helmet — a hard or padded protective hat, various types of which are worn by soldiers, police officers, firefighters, motorcyclists, athletes, and others.

ORIGIN diminutive form of an Indo-European root meaning “to cover or hide,” adopted by the German as Helm, by the Dutch as helm and Old French as helme.

RIP my bike helmet.

Helmet 1I bought this helmet at a “start of season” sale in the Hamptons in 2005. My sister and I were visiting my brother who was working there in advance of “the season” which is when all the swells and husband-hunters descend on the area from New York and its environs.

I loved it instantly because of the cool design which looked Mayan or Ancient Egyptian but was actually funky animals like octopuses, crocodiles and cats. (The design is fun because it’s a child’s helmet. Adult helmets are boring.)

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We were going to be walking around all day, so I did what I thought was the most reasonable thing: I put the helmet on my head so that I wouldn’t have to carry it. What happened was that all the shop keepers thought I was a person with special needs and everyone was incredibly nice to me and spoke to me as though I was a child. Another classic case of Americans erring on the side of caution so much that they fall off the cliff at their backs.

When I pulled the helmet out of storage recently, I noticed that the foam lining (which cushions your head from the hard shell) was crumbling and making a mess so I emailed the manufacturer to see how I could get replacements here in France. They told me they stopped making this model in 2001. Unwilling to part with one of my favorite things to look at, I dug around some and found the original packaging (always keep the instructions, the packaging and the inserts, people!) and there were spare foam parts there. Hooray!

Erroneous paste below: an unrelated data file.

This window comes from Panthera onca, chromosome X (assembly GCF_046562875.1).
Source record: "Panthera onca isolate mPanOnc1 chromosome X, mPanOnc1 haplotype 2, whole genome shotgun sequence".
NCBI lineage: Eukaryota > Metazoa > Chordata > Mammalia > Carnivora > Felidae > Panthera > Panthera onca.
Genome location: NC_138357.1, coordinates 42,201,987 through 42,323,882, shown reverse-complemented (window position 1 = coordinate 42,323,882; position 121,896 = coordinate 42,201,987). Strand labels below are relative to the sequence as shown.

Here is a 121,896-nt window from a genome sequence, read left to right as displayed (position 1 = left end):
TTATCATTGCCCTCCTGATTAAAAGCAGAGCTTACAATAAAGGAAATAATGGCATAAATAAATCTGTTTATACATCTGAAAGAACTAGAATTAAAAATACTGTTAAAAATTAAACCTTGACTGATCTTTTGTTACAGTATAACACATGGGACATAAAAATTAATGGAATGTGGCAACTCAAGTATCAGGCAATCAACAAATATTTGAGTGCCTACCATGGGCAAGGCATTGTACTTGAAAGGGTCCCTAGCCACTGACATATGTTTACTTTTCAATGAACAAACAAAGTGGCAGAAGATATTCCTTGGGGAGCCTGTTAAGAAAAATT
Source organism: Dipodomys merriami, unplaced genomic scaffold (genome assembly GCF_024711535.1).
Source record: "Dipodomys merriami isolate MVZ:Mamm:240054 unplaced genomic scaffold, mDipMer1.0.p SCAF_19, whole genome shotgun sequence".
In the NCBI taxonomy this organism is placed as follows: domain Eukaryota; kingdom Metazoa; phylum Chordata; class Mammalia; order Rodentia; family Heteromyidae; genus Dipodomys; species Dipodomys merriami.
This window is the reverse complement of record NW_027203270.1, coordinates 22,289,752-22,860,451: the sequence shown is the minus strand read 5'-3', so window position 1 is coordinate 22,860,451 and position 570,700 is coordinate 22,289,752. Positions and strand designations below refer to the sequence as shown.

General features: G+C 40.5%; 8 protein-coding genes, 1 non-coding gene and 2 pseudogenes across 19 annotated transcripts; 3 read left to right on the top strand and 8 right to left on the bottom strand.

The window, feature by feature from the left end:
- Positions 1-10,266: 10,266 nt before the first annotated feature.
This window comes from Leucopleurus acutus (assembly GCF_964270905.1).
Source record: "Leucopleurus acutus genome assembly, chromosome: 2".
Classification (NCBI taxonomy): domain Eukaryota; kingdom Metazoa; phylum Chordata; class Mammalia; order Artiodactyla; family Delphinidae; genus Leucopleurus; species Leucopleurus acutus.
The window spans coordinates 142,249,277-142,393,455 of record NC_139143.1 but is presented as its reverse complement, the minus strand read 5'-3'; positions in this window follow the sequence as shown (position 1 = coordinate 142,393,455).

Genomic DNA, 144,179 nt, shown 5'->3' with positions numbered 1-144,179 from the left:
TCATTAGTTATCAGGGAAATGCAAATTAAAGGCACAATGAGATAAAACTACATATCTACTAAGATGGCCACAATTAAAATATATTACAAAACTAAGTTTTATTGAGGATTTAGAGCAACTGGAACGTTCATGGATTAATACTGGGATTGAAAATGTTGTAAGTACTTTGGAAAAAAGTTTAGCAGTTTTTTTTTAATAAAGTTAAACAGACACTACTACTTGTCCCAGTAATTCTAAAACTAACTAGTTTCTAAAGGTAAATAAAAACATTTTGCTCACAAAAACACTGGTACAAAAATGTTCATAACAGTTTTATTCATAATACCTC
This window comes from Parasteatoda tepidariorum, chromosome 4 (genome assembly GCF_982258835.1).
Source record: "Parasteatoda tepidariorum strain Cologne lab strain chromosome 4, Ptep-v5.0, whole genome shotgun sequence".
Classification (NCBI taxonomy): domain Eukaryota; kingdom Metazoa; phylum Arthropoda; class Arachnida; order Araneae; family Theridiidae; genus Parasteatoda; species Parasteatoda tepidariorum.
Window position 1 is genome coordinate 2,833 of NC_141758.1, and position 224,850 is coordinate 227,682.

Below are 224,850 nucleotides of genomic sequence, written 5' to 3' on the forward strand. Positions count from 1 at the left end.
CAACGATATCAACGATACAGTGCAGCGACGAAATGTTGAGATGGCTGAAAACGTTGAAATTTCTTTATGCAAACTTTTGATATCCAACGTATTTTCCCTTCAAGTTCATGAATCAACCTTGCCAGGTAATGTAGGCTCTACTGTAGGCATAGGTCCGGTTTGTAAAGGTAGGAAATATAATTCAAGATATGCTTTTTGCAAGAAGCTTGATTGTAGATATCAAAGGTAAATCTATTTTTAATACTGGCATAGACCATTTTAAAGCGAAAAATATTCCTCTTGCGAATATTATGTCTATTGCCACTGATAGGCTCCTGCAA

I asked a guy I know who’s a bike expert to help me place them correctly and he asked how old the helmet was. Sensing this was going somewhere bad, I told him that I’d had it for “a while.” He asked if it felt heavy and solid and I said yes. This was the wrong answer. It turns out that after a few years, the plastic foam the helmet is made of starts to degrade and becomes unified into one piece and that you’re supposed to replace them every five years, especially if you’re riding in the city as accidents are more likely.

So, I have to say goodbye to my old friend and go shopping for a new helm for my noggin. I’ve found a promising place near République but their business hours are 10h – 18h45 (vive la France!) which means I have to wait until next Saturday to go and see what cool kids’ business they’ve got going on.

Another purging tip

“Take a picture, it’ll last longer” isn’t just some snappy thing to say to someone who stares too long. It’s also a way to “keep” something without actually keeping it. I’ll be able to remember my helmet for years to come by clicking through the pics I took and think back on the good times we shared without having to have potentially toxic fumes in my nostrils and crumbled bits of plastic all over my hands.